A Shadow in Summer by Daniel Abraham
If you’ve been reading this blog for any amount of time, you know that I despise the term “literary fiction”. Not only is it semantically redundant, but it’s also used to ghettoize genre fiction. Ever notice how some genre fiction is sometimes shelved with the nondescript fiction? That’s because it has been deemed to have all the hallmarks of an “important” book—it’s serious and soul-searching. It’s like an errant feudal lord reclaiming a disowned child after he discovers it can do something interesting.
“Literary fiction” looks down on all genre fiction, but speculative fiction gets one of the harder raps. (Poor romance gets the worst rap of all.) If “literary fiction” is about the inner lives of its characters, then speculative fiction is all about swashbuckling, escapist adventure. It’s an argument where “literary fiction” is represented by A Single Man and speculative fiction is represented by Dungeons and Dragons. The best revenge against this sort of binary thinking is, of course, to read whatever you feel like reading and delight in it (the “haters to the left” strategy), but it never hurts to have an example or two of sf that examines the inner lives of its characters. (Or, as it’s more commonly known, well-written characters.) The most visible example of that right now is A Game of Thrones, which is sweeping the nation to the tune of 146 bouncing baby Khaleesis, but A Shadow in Summer might be a better one.
A Shadow in Summer’s jacket copy promises epic adventure with the soul of a city at stake, but the story is much smaller and more human than that. I know all four books in The Long Price Quartet have seasonal names, but I couldn’t help thinking that Small Gods might have been a better title. In a world where poets are men who can force concepts into god-like human forms known as andats and control them, the wealthy city-state of Saraykeht, ruled by the Khai Saraykeht, is the jewel of the Summer Cities. It only boasts one andat, Seedless, but you don’t need a standing army when you can wipe out any aggressive foreign powers—like the conquering Galts—in one generation. But through Marchat Wilsin, a Galt trader, they can still strike. In the planning, execution, and fallout of his crime, five people and one andat come together and break away.
Despite the epic set dressings—there’s nothing like a little Imperial China-inspired worldbuilding for opulence—the story itself is much more about small, human betrayals. Otah, the first character we meet, gives up a chance to be a poet to be something else. His girlfriend, Liat, is striving to make a name for herself. Her mentor, Amat, is an older businesswoman torn between her complicity in the crime and her need to right it. Maati, the head poet’s apprentice, is an earnest child. Heshai, the head poet, is an alcoholic who hates himself. And Seedless, the concept he bottled into human form, shares that hate. While all the political maneuvering will undoubtedly pay off hugely in the three books that follow A Shadow in Summer, it’s used here to test the bonds between these characters. The novel’s major speculative element, Seedless, is used as both temptation and punishment, not so much a betrayer but a betrayal made flesh. (And I just got the thematic import of Seedless being Seedless. I get so much out of writing these things, you don’t even know…)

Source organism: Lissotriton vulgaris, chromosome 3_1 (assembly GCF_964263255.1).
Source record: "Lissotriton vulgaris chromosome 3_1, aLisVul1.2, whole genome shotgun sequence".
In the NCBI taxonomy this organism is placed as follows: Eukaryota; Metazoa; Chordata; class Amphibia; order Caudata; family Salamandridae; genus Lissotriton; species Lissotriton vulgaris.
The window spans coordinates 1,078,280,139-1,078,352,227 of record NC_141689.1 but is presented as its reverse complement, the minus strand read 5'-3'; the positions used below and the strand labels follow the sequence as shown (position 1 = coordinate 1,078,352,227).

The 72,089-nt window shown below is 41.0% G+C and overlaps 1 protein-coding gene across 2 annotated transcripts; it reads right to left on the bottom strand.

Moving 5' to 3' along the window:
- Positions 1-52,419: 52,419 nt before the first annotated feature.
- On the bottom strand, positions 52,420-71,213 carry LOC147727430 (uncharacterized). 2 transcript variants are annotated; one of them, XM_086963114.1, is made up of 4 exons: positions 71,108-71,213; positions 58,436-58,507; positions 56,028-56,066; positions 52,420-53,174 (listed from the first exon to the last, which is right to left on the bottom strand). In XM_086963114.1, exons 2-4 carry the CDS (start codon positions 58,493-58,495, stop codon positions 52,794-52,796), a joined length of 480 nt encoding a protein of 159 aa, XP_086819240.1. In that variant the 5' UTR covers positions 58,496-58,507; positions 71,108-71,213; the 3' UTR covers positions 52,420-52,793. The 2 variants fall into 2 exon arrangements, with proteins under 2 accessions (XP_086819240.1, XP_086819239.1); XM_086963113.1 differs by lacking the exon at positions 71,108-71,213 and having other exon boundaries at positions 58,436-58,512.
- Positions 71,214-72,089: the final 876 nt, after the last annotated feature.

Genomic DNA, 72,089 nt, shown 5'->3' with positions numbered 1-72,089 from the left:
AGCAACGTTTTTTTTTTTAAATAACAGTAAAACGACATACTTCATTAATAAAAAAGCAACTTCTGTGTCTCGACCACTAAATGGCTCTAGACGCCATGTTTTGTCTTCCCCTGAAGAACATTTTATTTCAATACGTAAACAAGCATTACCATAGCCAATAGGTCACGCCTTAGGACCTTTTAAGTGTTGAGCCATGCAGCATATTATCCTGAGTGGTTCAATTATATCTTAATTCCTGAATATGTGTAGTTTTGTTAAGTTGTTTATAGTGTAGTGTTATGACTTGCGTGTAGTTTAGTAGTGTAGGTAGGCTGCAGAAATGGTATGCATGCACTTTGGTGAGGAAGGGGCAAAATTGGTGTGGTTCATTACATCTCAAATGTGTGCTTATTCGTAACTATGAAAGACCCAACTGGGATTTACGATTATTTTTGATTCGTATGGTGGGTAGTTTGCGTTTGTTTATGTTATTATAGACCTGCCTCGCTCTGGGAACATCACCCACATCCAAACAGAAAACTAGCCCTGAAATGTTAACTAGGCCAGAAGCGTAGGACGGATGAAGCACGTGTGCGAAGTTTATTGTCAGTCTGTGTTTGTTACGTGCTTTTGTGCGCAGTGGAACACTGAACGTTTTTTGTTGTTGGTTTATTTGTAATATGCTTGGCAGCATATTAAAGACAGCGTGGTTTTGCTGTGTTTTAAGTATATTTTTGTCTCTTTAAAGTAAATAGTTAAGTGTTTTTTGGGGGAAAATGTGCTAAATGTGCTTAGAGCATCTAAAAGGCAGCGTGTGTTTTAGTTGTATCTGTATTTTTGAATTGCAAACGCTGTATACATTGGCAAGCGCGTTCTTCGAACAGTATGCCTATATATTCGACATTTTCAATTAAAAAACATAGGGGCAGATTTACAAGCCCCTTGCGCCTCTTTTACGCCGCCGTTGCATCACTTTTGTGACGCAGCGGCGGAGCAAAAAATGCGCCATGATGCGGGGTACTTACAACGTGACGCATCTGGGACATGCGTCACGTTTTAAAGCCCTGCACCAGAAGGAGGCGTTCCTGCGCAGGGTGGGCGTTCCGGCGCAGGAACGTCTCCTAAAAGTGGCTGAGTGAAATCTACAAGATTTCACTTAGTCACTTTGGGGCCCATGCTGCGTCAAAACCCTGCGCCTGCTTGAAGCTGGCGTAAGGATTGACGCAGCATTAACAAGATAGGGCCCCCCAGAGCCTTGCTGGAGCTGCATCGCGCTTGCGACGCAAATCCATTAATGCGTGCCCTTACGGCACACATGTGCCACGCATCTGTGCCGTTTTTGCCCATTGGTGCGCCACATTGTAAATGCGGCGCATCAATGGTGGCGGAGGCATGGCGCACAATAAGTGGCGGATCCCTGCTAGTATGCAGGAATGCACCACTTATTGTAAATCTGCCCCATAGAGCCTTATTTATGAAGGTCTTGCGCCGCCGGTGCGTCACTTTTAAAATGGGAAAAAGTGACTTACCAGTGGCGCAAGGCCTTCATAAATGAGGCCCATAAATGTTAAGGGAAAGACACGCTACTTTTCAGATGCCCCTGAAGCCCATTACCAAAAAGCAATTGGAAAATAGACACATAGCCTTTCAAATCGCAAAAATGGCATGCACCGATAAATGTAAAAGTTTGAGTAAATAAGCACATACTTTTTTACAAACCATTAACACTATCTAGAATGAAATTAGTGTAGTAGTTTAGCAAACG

In its best moments, A Shadow in Summer is quiet, thoughtful, and, in a way that I swear is a compliment, humid. Abraham brings Saraykeht to life in such small, deft strokes that you can feel the thick, oppressive heat of the city. My favorite moment in the novel comes when Otah, who makes his living as a dock worker, snaps at new friend Maati, who asks if he doesn’t want anything bigger in life:
“Is this really so bad, what I do?” Otah asked. “You, Liat. Everyone seems to think so. I started out as a child on the road with no family, no friends. I didn’t even dare use my real name. And I built something. I have work, and friends, and a lover. I have good food and shelter. And at night I can go and listen to poets or philosophers or singers, or I can go to bathhouses or teahouses, or out on the ocean in sailing boats. Is that so bad? Is that so little?” (133)
But specific moments this deep and quotable are few and far between. At a certain point in reading A Shadow in Summer, I realized that it was going to burn right off of me; pleasant and enjoyable, with a few spikes, but it wouldn’t stick to my ribs. I think it’s the love triangle. As I’ve been pointing out to people about representation of women and people of color lately, it’s important to have a wide range of representations available; seeing the same thing over and over again not only contributes to a single story, it also just gets boring. I have simply been exposed to too many blindsiding love triangles as of late, so watching Liat, Otah, and Maati go through it without enough establishment made me disengage. I think it’s meant to be “hey, they’re all young and pretty!”, but it just wasn’t enough to save it for me.
Bottom line: A thoughtful piece of fantasy that’s worth a shot, but it didn’t stick to my ribs the way I like my books to.
I rented this book from the public library.